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Is Willie Monroe Jr a Threat to Golovkin?

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By Alejandro Berrios

News broke just days ago that the next opponent for WBA middleweight champion Gennady Golovkin will be Boxcino tournament winner, and young prospect, Willie Monroe Jr. Monroe, a slick southpaw, has only one loss on his resume; a spilt-decision that came at the hands of the rugged and under-appreciated veteran Darnell Boone.

Boone is one of the most intriguing and interesting boxers of recent memory. His record of 20-21-4 is similar to Orlando Salido’s record of 42-12-2 in that the large number of losses both have are not indicative of their skill. While Salido is certainly a better fighter than Boone, both are fully capable of pulling off huge upsets if their opposition makes a single mistake.

Defeating Monroe is not the first time Boone has won an upset as many remember that Boone shockingly knocked out Adonis Stevenson to hand Stevenson his first loss. When one considers that only nine of Boone’s 20 wins have come by knockout it makes his record even more misleading. Stevenson along with Andre Ward and Sergey Kovalev have all been introduced to the canvas by the courtesy of Darnell Boone; the man can truly punch.

Boone also has learned a few tricks of the sport as he’s continued to fight anyone and everyone consistently. While a split-decision win over a young, slick prospect like Monroe might not impress many, a split-decision loss to Sergey Kovalev, particularly in light of Kovalev’s dominance over Bernard Hopkins and Jean Pascal, should. All of that is to say that a young prospect losing a close fight to Darnell Boone should not be as big of a red flag as Boone’s record would suggest; however, Monroe’s most recent victory against Brian Vera is an indication to me that he will not provide Golovkin with too much trouble.


This may seem odd considering that not only did Monroe win the fight, but he did so clearly and fairly easily, earning the victory unanimously. Still, there were a few moments in that fight that should cause major concern for Monroe and his supporters. Monroe’s biggest problem against Vera is that multiple times throughout the fight he allowed Vera to throw big shots when his back was on the ropes.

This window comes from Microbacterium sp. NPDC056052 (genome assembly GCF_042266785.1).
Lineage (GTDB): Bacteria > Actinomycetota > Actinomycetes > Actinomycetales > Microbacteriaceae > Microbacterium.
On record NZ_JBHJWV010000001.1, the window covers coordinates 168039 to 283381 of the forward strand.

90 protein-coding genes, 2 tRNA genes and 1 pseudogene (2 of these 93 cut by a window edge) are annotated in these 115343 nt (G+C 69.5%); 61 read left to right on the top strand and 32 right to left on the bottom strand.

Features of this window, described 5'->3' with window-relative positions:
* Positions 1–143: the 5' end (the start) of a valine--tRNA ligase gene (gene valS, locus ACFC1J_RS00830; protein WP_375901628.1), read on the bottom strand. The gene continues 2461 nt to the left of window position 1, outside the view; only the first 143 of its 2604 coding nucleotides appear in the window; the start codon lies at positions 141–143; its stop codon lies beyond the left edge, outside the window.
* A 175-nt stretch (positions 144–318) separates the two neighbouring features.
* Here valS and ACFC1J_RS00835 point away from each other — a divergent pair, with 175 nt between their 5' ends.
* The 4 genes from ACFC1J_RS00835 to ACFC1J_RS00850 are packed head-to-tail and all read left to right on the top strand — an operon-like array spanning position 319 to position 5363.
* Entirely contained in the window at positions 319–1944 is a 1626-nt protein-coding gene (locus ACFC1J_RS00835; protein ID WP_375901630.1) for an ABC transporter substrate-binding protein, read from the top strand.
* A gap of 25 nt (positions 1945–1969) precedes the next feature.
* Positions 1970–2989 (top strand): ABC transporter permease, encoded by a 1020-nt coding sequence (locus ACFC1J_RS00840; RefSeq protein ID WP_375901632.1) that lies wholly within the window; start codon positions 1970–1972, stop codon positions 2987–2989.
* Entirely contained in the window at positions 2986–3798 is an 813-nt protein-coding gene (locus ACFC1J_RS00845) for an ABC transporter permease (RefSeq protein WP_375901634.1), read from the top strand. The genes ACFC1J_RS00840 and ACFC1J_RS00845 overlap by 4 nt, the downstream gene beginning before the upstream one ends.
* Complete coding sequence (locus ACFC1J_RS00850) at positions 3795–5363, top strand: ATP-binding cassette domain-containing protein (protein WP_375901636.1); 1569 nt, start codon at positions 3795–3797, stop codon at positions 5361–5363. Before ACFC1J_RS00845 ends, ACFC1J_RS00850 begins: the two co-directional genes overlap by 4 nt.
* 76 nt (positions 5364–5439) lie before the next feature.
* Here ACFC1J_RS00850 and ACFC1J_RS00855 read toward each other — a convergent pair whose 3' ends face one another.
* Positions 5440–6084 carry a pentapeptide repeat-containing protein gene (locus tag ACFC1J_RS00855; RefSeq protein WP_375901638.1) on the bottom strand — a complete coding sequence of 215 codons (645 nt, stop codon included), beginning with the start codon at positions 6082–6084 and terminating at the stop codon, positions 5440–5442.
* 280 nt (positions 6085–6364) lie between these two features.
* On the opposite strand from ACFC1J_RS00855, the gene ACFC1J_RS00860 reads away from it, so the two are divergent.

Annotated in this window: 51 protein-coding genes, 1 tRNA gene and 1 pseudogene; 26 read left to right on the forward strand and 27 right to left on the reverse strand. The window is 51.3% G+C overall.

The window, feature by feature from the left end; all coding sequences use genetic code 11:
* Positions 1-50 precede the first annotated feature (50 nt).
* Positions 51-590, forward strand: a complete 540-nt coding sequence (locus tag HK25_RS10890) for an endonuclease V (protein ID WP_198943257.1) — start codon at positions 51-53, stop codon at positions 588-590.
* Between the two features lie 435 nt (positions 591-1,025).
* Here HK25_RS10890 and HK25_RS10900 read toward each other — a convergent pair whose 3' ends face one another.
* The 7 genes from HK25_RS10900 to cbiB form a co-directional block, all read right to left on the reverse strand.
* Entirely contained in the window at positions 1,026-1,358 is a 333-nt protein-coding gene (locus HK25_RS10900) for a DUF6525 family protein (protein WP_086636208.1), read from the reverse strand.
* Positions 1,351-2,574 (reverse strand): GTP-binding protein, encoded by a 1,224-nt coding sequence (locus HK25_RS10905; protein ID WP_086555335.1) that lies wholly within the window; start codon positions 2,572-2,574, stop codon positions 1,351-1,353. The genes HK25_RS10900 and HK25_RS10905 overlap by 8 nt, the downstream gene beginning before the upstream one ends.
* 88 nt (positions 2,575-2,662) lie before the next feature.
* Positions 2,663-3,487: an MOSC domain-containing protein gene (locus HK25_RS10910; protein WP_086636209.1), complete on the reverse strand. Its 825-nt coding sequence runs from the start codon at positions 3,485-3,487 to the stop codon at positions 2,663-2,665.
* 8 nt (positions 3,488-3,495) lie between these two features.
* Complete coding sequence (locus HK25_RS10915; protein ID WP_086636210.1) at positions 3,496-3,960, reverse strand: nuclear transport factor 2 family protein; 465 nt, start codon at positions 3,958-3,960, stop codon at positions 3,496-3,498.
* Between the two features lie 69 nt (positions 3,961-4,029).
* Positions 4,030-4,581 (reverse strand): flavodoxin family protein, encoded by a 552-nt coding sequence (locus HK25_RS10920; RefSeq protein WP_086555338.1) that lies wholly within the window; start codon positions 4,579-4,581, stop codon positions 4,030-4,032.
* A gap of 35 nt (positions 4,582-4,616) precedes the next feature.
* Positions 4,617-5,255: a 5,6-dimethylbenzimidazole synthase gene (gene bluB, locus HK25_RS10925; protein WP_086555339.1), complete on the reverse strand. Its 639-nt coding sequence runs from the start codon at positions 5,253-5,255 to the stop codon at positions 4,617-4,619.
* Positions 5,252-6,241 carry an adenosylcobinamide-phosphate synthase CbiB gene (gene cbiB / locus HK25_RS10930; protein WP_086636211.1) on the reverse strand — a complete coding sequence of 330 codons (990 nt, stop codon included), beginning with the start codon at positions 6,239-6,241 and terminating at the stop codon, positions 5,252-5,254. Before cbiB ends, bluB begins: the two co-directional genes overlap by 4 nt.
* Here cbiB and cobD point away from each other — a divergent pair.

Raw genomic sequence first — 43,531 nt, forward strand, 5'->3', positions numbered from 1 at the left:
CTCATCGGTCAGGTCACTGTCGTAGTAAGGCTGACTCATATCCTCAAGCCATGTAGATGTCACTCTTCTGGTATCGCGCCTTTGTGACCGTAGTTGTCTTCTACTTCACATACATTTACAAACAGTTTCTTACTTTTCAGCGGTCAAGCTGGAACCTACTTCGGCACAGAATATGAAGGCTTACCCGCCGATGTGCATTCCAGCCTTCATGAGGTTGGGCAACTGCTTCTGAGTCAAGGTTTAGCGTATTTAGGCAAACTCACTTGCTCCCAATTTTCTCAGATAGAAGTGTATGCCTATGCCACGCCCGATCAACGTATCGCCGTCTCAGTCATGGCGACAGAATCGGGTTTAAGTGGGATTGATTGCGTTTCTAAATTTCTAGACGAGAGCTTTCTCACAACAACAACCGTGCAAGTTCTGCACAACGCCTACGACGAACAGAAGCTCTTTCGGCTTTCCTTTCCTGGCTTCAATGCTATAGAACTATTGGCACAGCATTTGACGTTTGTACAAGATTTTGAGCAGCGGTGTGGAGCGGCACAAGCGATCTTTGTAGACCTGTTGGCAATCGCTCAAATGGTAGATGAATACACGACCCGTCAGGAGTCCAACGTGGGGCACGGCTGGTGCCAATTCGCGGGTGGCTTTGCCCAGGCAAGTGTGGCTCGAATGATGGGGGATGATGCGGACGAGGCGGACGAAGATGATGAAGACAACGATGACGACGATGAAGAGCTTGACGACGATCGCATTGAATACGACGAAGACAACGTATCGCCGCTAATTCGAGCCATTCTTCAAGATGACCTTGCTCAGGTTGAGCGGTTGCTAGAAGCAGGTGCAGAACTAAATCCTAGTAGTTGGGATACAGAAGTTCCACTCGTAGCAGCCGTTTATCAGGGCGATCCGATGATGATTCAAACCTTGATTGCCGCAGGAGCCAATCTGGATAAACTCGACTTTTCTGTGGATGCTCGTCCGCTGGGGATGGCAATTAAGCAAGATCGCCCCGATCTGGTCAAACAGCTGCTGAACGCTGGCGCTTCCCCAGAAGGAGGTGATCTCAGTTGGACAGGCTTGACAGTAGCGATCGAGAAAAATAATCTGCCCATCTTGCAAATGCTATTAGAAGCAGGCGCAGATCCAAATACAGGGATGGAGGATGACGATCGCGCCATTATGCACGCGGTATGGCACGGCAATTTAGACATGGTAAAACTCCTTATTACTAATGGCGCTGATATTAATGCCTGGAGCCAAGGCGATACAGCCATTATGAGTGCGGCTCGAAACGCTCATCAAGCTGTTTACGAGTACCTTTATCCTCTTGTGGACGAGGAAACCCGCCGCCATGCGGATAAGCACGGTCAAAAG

To Monroe’s credit, this happened significantly less in the second half of the fight, but it happened too frequently in the beginning of the fight to create confidence that Monroe’s above-average ring movement will prevent Golovkin from cutting the ring off on him. Vera not only does not move as well as Golovkin, nor has Golovkin’s footwork and foot-positioning, but definitely does not cut the ring off as well as Golovkin. Even more troubling was the fact that Vera did not cut off the ring on Monroe when he had Monroe against the ropes; he followed Monroe around until Monroe stopped on the ropes, and then tried to unload power punches.

Golovkin is one of the sport’s best at cutting off the ring, and if Monroe can allow a past-his-prime, sluggish Brian Vera to work him on the ropes than he is in big trouble when Golovkin forces him to stay on the ropes while trying to hold off a barrage of lethal blows.

In addition to Monroe finding his back on the ropes for too long, he was hit cleanly by some of Vera’s power punches in these moments. Vera’s punches have not looked crisp since his fights with Julio Cesar Chavez Jr., which likely is due to the fact that those fights occurred at super-middle weight, and his two subsequent fights occurred at middleweight.

The weight-loss along with the many slug fests he has endured have likely taken their toll and contributed to his sluggish punches and terrible balance throughout the fight. Still, he landed some clean shots on Monroe, who mostly boxed, but still elected to trade punches with Vera from time to time. Golovkin has shown a very solid chin thus far in his career, and does not care to take a punch to land a devastating bomb like Daniel Geale experienced. Vera catching Monroe when he was able to throw suggests Golovkin not only will be able to do the same, but also do a much better job of it.


There are little reservations about Golovkin’s chin, but Monroe’s is still open to question, and considering that his power is respectable, but not great, it does not seem that Monroe will have much success keeping Golovkin off of him.

Ultimately, Monroe Jr. does not present anything to Golovkin that he has not seen before. Those few Golovkin critics who think a slick mover like Monroe will give him problems will disagree with this article, but Golovkin will not be befuddled by movement like Ruslan Provodnikov was against Chris Algieri. Golovkin will cut the ring off on Monroe so that his movement is no longer a factor, he will then pepper Monroe, who is clearly not Floyd Mayweather Jr. defensively, with power punches.

Monroe will unlikely be able to hurt Golovkin and will try to trade with the champion when he is cornered, as opposed to immediately trying to escape. By doing so he will get himself hurt, badly. Maybe there is a slick boxer in the middleweight/super middleweight divisions who can out-maneuver and evade Golovkin with much success, but most likely, that fighter’s name is not Willie Monroe Jr.

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